Peachick Mortality?

Discussion in 'Peafowl' started by Kedreeva, Aug 5, 2010.

  1. Kedreeva

    Kedreeva Longfeather Lane

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    So, I have read a lot of sites and heard a lot of people here say that peachicks are, for lack of a better word, fragile. Much more so than any other 'farm' bird I've raised, anyway. They have a high mortality rate between 0 and 8 weeks, I read. People won't sell them before X number of months so they don't die, I read. Feed them special this and special that, put special things in their water, etc. Protect them from drafts.

    But I haven't actually seen anything that says -why-. Are they particularly prone to spontaneous death? Are their genetics so weak that they die off? Are they prone to spontaneous disease generation? Is there a very specific cause of death, a specific disease to be avoided that is more prone to killing peachicks than others? Does mother nature just hate them because they are beautiful?

    Don't get me wrong, I follow the directions laid out by those who have come before me and know a lot better than I do, and my two seem fabulously healthy. But I've gotten curious.
     
  2. deerman

    deerman Rest in Peace 1949-2012

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    IMO they are about the same as turkey poults. If raised like they are in the wild, peachicks will have a higher mortality. Nature way of controlling numbers, remember they live and breed for over 20 years. (thats 20 years to raise their replacements)

    Blackhead and Cocci are two big killers also worms, and chicken can be carriers without harm to them.

    Just watch a few thing, myself I think they are easy. Really not that hard, keep breeders wormed and health they produce strong peachicks. Eggs are harder to hatch.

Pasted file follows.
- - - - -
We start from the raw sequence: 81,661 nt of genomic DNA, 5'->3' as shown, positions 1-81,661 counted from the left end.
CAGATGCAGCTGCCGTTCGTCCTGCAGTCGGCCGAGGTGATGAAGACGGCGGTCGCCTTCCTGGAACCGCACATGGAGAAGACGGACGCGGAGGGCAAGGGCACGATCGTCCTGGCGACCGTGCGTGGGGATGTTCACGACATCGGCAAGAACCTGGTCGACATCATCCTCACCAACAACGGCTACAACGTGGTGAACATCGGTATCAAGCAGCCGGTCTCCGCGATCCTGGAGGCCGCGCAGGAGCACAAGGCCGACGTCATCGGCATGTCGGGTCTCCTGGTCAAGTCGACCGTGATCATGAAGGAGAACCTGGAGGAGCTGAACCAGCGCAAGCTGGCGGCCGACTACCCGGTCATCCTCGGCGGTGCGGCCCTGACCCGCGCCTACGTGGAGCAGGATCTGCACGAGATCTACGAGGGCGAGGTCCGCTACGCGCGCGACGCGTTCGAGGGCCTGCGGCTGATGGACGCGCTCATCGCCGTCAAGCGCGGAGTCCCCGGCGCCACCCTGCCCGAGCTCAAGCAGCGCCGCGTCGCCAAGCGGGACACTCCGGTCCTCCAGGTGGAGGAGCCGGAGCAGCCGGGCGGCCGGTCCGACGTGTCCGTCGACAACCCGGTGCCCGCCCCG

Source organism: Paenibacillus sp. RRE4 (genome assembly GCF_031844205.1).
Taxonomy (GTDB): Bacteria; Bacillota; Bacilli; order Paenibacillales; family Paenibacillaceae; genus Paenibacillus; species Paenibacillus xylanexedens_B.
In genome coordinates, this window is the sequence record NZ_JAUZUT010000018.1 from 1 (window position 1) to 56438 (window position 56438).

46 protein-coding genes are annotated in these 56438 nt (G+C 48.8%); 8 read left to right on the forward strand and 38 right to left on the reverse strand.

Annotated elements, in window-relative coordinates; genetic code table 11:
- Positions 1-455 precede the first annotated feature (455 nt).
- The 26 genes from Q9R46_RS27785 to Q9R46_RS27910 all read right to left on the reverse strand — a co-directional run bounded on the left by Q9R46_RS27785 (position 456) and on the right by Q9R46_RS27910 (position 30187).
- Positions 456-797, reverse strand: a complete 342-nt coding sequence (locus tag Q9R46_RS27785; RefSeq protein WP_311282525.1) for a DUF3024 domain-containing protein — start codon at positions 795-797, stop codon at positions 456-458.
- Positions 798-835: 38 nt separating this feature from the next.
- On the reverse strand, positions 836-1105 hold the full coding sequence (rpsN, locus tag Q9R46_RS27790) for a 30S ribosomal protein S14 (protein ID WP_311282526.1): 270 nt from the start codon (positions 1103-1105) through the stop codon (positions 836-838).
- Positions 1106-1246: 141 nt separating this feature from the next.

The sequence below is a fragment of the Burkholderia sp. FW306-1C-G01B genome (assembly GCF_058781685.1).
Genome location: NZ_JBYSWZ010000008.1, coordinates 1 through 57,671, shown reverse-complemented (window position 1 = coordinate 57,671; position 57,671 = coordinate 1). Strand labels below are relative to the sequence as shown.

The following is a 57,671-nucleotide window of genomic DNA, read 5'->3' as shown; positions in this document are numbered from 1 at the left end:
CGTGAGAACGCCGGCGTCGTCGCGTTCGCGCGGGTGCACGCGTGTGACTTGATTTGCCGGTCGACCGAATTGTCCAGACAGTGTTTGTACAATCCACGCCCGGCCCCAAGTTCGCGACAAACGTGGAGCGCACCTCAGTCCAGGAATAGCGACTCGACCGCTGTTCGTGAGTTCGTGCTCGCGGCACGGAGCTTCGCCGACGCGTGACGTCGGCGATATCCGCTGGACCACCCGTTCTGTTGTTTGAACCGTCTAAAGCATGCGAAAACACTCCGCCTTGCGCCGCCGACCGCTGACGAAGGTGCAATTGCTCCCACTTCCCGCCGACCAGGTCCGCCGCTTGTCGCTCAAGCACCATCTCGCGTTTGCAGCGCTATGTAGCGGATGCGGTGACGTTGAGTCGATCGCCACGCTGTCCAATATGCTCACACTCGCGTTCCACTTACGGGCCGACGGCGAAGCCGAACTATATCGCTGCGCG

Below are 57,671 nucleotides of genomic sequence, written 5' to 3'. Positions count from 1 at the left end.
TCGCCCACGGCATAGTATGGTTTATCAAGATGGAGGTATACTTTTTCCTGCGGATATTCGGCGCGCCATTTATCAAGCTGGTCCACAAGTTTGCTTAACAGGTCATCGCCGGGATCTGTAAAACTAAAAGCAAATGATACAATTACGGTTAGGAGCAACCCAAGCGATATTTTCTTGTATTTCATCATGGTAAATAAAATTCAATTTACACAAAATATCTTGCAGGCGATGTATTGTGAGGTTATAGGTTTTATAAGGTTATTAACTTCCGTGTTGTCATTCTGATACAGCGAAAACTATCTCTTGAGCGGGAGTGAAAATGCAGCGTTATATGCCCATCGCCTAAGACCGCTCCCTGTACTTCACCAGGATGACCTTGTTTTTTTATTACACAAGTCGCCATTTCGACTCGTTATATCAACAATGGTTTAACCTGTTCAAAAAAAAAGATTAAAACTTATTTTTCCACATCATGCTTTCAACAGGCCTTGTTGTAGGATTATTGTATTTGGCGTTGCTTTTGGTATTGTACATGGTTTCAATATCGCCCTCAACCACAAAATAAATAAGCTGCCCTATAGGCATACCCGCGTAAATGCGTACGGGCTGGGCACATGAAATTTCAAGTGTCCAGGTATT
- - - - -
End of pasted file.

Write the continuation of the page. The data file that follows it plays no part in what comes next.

I think most that lose them, make the same mistakes, not feeding medicated feed, mixing with other birds,and putting then on the ground to soon.

    I find after 3 months most strong enought , to fight off most parasites. Still worm them 3 times a year.

    So with just a few thing , a person should be able to raise 90% of chicks hatched. Free range peafowl be lucky to raise 50 %
     
  3. Kedreeva

    Kedreeva Longfeather Lane

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    First of all, thank you!

    Well, all of our little guys I am raising at my home indoors (chickens and ducks included, probably will not do turkey or geese, but would like pheasant next year). I have only ever hatched them from eggs, never had hatchlings or adults in the home. The ducks I kicked outdoors at like a week old and in this heat they did just fine... The chickens got booted at about 2 1/2-3 weeks. I have washed and sterilized everything between broodings and the adults/adolescents are kept at the farm, which is about 15 miles from my home. So there really shouldn't be anything disease wise here, unless it's transmissible through the egg OR can be picked up in the food.

    I am curious about what 'on the ground' encompasses, as I have heard some use wire cage bottoms. I currently have them in a long rabbit cage (Guess maybe the size of a 100 gallon fish tank?) with a solid bottom. There's just the two of them, and a 'dwarf' duckling that needs special care, and their bedding (softwood shavings) gets changed every other day. Since it's a solid bottom, is this considered 'on the ground' even though they aren't touching actual ground?

    The duckling was hatched here by me and is in good health (well, aside from genetically speaking, but thankfully genetics are not contagious). Is it ok for him to be in with them? They seem to really like him, even if he seems annoyed with them most days (they stand on his back and eat the food on his face and play zoom over the top of him when he's sleeping). Sometimes I think they would never eat if he didn't start to, so they remember where the food is.